Falmouth dredging trial to begin in days
A DREDGING trial is set to begin in Falmouth harbour within days.
The work will see a small-scale trial held to study the potential environmental impact of a wider dredging of the area.
The work, commissioned by the Falmouth Harbour Commissioners (FHC), will be undertaken by specialist dredging contractors GPS Marine.
The company, based in Chatham, Kent, won the contract after an open tender process.
It is hoped the work can start in the week beginning Monday, September 17, and is expected to take six months to complete.
FHC was granted marine consent to carry out the trial in July and invitations to tender were issued to companies who expressed an interest in the work earlier this year. The procedure was supervised by Cornwall Council to ensure full compliance with the public procurement process.
The cost of the trial is expected to exceed £200,000, which is being funded jointly by FHC and Cornwall Council. Cornwall Council is contributing towards the cost of the trial in order to ensure the environmental impacts of re-locating dead maerl habitat, which is proposed as a mitigation measure in the dredging consent application, are fully evaluated and understood. The trial licence was granted by the Marine Marine Management Organisation (MMO) and the trial will be carried out independently by Plymouth University’s Marine Institute.
The trial results are expected to form important evidence in the decision making process by the MMO on whether to allow the dredging of a deep water channel into the docks . The deep water channel proposals by the Port of Falmouth Development Initiative are aimed at safeguarding Falmouth’s future as a thriving working port and opening up new business opportunities.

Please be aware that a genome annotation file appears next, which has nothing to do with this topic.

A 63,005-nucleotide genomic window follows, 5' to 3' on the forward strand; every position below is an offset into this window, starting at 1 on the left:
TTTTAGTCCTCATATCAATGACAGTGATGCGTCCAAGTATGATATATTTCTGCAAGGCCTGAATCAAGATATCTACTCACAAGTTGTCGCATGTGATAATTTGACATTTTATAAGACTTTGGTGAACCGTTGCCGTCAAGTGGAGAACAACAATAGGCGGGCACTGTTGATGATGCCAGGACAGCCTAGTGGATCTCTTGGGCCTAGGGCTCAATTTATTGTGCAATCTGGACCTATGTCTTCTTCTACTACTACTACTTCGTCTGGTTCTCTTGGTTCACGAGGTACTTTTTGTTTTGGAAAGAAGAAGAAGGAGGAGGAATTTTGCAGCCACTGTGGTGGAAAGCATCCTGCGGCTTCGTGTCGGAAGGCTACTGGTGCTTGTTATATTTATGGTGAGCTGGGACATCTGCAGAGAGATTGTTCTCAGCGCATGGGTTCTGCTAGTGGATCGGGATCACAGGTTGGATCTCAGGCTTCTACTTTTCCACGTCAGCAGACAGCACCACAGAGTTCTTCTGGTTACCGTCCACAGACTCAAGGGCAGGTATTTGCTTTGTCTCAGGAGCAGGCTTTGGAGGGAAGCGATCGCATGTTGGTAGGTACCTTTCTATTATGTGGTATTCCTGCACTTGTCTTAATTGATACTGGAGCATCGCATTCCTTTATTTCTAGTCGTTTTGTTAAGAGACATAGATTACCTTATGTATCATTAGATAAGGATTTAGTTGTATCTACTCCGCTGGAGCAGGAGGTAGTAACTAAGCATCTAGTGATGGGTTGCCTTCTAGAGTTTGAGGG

Mark Sansom, Falmouth Harbour Master, said: “We are pleased to have awarded the contract and that the process is moving forward. “This is an important step towards providing more evidence for consideration by the MMO in reaching a decision on the proposals for dredging a deep water channel into the docks.”
James Cross, Chief Executive of the Marine Management Organisation (MMO) said: “We have agreed to the trial as it will provide information on the extent to which maerl and its associated communities survive and recover from translocation. “The methodology has been reviewed and supported by an independent scientific advisory panel, which has been established to advise the MMO on the scientific robustness of the trial.
“We will review information from the trial, and other further evidence, to inform future licensing decisions on the Port of Falmouth development.”